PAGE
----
and likewise hol di ng a scepter; one cannot tel l i n whi ch han d
as i t i s hidden behin d th e wi ng . He r hair , too , i s down he r
back, and she wear s a leafless Stphane.
Three goddesse s appear i n thi s scene on Makron' s sky -
phos also, where al l figures ar e named. Ther e the t hi r d god -
dess is the loca l nymph, Eleusis, who stands at the extrem e
ri ght l i ft i n g he r ski r t wi t h on e hand , a flower i n the other ,
but wi t hou t distinguishin g attribute. Al fi eri an d Arias give
the sam e name t o th e t hi r d figure o n th e Spin a vase , th e
one behi n d T ri pt ol emos , and the y t hi n k tha t th e t w o
torches distinguis h Kor e i n th e cente r fro m he r mothe r
who hold s a scepter o n th e ri ght . I do no t t hi n k thi s i s a
safe assumpti on
3 8
an d prefe r t o interpre t th e thre e differ -
ently. O n a lekythos i n Leningrad of earlier and finer styl e
the Pa n Painte r dre w a goddess hol di n g a torc h i n eithe r
hand.
3 9
Ther e ar e sligh t difference s fro m th e torc h holde r
on th e Spina vase: on the lekythos the upri ght leaves of the
headdress ar e se t o n a patterne d crow n instea d o f a fillet,
the hai r i s loose, th e chi t o n dotted , an d th e borde r o f the
hi mati on run s alon g it s lower edge and i s not crenellated .
Also, the torches ar e hel d to the other side. The t wo figures,
however, ar e s o alik e i n conception an d pos e that I find i t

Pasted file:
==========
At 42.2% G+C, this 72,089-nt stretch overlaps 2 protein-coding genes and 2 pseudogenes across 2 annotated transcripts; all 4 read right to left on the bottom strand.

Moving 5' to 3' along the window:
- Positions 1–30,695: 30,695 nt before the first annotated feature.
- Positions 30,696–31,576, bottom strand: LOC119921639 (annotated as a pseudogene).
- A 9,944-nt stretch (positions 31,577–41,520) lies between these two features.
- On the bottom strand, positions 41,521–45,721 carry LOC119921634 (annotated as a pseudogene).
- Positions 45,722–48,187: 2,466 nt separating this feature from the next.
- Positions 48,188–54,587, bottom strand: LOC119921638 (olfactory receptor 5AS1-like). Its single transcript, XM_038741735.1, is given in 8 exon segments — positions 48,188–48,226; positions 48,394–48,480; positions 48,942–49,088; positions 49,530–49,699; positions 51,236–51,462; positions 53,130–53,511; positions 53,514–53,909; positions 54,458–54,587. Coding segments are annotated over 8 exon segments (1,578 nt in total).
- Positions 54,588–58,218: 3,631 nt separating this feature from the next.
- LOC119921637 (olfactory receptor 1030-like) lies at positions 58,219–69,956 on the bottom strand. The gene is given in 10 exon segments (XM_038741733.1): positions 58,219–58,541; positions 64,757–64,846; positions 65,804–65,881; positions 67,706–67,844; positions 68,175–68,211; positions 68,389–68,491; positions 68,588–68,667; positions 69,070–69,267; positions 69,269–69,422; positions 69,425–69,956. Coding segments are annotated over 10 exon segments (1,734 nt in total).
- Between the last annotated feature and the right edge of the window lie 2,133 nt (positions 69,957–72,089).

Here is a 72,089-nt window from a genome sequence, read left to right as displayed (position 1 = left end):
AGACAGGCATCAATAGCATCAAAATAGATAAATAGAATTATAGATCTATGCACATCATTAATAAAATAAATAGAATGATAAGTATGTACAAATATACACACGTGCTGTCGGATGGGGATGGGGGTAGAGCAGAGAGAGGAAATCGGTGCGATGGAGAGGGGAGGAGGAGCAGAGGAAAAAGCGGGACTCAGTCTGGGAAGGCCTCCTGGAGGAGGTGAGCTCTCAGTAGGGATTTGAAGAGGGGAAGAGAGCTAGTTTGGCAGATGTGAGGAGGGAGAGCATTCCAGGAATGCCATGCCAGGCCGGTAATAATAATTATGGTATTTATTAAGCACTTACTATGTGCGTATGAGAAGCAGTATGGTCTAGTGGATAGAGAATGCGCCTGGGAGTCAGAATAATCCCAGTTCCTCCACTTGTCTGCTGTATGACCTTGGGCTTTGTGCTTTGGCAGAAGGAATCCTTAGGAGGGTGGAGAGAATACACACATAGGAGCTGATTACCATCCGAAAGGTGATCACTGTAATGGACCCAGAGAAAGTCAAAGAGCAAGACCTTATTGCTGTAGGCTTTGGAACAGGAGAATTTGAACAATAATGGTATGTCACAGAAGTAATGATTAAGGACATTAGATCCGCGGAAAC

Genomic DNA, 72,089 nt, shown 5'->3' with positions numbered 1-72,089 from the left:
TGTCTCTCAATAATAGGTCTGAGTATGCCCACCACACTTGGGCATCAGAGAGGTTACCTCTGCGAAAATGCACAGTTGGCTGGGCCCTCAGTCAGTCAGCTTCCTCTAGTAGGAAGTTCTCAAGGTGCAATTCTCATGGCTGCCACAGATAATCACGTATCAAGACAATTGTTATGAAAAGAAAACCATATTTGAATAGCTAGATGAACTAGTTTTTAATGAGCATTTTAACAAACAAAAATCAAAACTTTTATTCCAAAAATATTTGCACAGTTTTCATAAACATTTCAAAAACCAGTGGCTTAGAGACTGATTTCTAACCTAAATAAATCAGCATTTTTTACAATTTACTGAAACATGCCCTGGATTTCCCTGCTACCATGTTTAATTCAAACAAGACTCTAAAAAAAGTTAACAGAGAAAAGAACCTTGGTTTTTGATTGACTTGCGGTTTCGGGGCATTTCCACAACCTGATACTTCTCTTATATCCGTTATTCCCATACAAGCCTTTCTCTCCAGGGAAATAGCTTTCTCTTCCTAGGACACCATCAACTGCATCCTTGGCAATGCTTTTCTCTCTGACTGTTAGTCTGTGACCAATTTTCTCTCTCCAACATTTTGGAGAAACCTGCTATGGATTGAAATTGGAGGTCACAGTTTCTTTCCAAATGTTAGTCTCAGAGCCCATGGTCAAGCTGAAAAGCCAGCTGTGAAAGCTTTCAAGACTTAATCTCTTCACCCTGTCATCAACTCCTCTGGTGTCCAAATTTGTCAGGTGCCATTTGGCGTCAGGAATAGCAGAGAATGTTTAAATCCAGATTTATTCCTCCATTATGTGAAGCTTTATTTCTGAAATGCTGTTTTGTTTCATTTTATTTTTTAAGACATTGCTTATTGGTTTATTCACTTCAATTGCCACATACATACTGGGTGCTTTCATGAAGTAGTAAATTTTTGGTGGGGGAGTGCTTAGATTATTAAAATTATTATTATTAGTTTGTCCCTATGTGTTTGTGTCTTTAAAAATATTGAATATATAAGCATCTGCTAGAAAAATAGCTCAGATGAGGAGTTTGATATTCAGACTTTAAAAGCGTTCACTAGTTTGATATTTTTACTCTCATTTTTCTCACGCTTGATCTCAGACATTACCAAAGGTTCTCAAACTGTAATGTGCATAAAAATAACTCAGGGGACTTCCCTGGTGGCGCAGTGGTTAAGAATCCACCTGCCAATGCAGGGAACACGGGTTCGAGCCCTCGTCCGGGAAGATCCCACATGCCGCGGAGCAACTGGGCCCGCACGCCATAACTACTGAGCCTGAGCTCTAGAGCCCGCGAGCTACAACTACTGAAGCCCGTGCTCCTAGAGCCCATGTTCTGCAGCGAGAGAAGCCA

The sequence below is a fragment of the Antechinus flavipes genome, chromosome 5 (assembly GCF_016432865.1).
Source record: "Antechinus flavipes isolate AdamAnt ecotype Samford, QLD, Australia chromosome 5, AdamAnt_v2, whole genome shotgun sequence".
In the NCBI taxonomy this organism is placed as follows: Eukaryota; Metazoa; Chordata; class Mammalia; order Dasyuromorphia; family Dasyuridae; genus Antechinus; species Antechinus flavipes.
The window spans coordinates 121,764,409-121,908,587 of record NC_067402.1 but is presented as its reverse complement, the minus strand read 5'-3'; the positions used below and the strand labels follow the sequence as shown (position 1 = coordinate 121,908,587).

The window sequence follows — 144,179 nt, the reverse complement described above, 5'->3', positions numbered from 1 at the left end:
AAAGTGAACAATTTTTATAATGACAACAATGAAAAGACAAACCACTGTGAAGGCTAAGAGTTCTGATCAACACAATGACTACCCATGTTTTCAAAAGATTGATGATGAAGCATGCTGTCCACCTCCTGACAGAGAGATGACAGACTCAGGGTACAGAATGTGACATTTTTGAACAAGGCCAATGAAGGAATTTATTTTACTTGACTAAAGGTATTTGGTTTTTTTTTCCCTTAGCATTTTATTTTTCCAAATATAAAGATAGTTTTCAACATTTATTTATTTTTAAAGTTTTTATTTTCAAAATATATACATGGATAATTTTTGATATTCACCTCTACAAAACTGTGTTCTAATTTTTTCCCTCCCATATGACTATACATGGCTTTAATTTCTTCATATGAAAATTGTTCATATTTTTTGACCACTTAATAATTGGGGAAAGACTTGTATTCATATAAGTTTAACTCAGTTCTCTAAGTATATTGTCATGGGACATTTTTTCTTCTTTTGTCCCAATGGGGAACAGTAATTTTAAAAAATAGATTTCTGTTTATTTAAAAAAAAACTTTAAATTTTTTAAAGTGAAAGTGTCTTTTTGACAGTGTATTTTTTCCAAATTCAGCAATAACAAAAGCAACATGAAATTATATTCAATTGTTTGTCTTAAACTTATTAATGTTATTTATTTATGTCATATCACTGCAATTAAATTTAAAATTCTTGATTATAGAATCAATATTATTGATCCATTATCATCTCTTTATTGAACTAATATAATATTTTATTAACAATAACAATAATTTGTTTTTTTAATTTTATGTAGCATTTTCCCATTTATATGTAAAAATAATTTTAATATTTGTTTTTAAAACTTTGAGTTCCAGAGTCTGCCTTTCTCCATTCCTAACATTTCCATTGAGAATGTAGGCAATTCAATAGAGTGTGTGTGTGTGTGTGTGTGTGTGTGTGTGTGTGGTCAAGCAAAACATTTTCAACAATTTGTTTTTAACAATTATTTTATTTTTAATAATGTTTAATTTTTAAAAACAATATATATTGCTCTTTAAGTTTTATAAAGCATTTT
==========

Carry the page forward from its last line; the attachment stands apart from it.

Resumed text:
impossible t o believ e that th e artis t di d not i nten d t o rep -
resent the same person. The figure o n the lekythos was first
published a s Artemi s , bu t Beazle y questione d this , sug -
gesting that she mi ght b e Hekate, or possibl y the mother of
a mortal bride.40 This last suggestion, which Beazley
dropped i n ARV2 wher e he call s her "Hekate(?), " i s not i n
question fo r th e Spin a vase ; bu t I se e th e t w o sceptere d
figures at th e edge s ther e a s Demete r an d Kor e an d th e
t hi r d a s Hekate , wh o i s constantl y show n wi t h t w o
pl . 1) , three goddesses each hol d a torch in one hand. I n front o f T ri p-
tolemos stands Kore(?) wi t h a j ug i n the other; beyond her Demeter (?),
grain i n the other ; th e thi r d goddes s stands behind th e chair , wi t h th e
other hand empt y (Hekate?se e infra wi t h note s 41 and 42).
39. ARV
2
, 556 , no. I l l ; Beazley , Panm., pi . 17,2 (and see next note).
40. Beazley , Panm., 24 , no. 50 (Beazley , Pan P., 14, no. 61).